Over the decades, Bollywood has, on several occasions, looked to books for inspiration for stories. Currently, more than a dozen novels are in various stages of production, with the latest being Ravi Subramanian’s The Bestseller She Wrote. It has been picked up by Siddharth P Malhotra’s production house.
“Alia Bhatt and Deepika Padukone are reading the book,” the author told HT, hinting at the possibility of one of them starring in the film.
Also in the pipeline are big screen adaptations of Vikas Swarup’s The Accidental Apprentice, Anuja Chauhan’s The Zoya Factor and Battle For Bittora, Chetan Bhagat’s Half Girlfriend and Revolution 2020, Aashu Patel’s Madam X, Hussain Zaidi’s Dongri To Dubai, Charles Dickens’s Great Expectations, Saba Imtiaz’s Karachi, You’re Killing Me! and Vinod Mehta’s Meena Kumari, among many others.
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“It’s a great sign for the industry. Besides the ready-made story, a book also gives you a ready insight into the world that the story is set in. So, things become easier. But, as a director, you have to make sure that full justice is done to the written word,” says director Tigmanshu Dhulia, who is set to adapt two titles — Madam X and Meena Kumari.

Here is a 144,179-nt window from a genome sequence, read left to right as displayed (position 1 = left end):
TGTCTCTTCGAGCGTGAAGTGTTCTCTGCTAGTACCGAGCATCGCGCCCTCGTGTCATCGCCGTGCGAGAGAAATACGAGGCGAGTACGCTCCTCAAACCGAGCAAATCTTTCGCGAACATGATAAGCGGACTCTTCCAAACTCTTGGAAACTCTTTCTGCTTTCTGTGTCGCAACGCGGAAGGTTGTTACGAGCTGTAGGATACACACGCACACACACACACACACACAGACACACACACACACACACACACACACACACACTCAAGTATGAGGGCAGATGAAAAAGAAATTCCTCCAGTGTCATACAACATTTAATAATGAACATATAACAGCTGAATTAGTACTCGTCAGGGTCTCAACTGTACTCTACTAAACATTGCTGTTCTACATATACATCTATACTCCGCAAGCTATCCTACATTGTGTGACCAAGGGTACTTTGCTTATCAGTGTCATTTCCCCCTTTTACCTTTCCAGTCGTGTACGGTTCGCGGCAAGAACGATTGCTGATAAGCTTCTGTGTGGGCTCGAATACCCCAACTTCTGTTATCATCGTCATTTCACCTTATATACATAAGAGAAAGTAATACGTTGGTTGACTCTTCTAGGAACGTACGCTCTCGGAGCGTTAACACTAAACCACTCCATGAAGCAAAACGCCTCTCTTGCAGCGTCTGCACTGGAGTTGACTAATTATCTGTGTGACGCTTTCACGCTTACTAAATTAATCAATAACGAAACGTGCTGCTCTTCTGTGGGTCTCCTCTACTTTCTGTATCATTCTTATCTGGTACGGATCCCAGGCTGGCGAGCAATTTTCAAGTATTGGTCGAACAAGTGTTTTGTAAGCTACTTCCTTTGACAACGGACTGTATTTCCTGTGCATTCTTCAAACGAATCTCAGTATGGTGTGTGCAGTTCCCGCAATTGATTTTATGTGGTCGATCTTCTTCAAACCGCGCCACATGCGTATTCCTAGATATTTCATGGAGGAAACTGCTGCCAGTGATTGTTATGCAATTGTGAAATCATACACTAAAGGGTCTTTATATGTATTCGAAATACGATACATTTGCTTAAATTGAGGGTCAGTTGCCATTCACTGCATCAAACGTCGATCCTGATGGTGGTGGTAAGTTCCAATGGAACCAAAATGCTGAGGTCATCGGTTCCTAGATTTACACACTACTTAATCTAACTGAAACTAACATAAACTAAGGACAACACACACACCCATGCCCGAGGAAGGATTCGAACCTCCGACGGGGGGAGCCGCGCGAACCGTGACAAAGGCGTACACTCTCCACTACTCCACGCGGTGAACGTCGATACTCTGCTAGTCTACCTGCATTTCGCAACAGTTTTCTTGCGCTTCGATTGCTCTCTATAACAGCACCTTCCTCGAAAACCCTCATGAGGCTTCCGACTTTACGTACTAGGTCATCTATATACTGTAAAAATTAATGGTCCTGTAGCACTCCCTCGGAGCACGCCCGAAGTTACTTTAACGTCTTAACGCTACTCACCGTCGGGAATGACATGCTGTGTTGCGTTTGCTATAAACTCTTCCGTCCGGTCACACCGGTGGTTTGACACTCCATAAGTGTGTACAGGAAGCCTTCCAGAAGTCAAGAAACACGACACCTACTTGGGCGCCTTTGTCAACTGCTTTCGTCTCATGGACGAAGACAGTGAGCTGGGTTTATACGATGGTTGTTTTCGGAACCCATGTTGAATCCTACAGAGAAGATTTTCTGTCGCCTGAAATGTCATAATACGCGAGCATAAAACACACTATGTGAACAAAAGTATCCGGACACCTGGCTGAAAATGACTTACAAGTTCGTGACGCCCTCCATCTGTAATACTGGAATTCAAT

Even Anuja finds this trend “very exciting” because she says that films give her “access to a much-wider audience”. “But it’s also a bit nerve-wracking because, as a writer, one worries about the adaptation being true to the book,” says the author. However, Subramanian feels that it’s important to let go. “If you have sold the film rights to somebody, take your money and leave. If the producers need you, they will call you. But you have to be careful about who you are selling your book to, and ensure that it is not tampered with,” he adds.
Film-makers feel that books save them a lot of legwork. “The detailed research is all there. So, you don’t have to work on it from scratch. Plus, if the book is famous, you have an extra advantage,” says director Sanjay Gupta, who will adapt Dongri To Dubai into a film.
Till now, most movie adaptations have resulted in success stories, barring a few. The list includes 2 States (based on Bhagat’s book by the same name), 3 Idiots (based on Bhagat’s Five Point Someone) and Phantom (based on Zaidi’s Mumbai Avengers). “Earlier, Bollywood didn’t see Indian literature as a source for good stories. They often got away with copying stories. With people waking up to copyright issues, Bollywood has now starting buying rights to adapt books. Also, these days, it is more of a marketing tool. Floodgates may not have opened, but at least the gates have opened,” says Subramanian.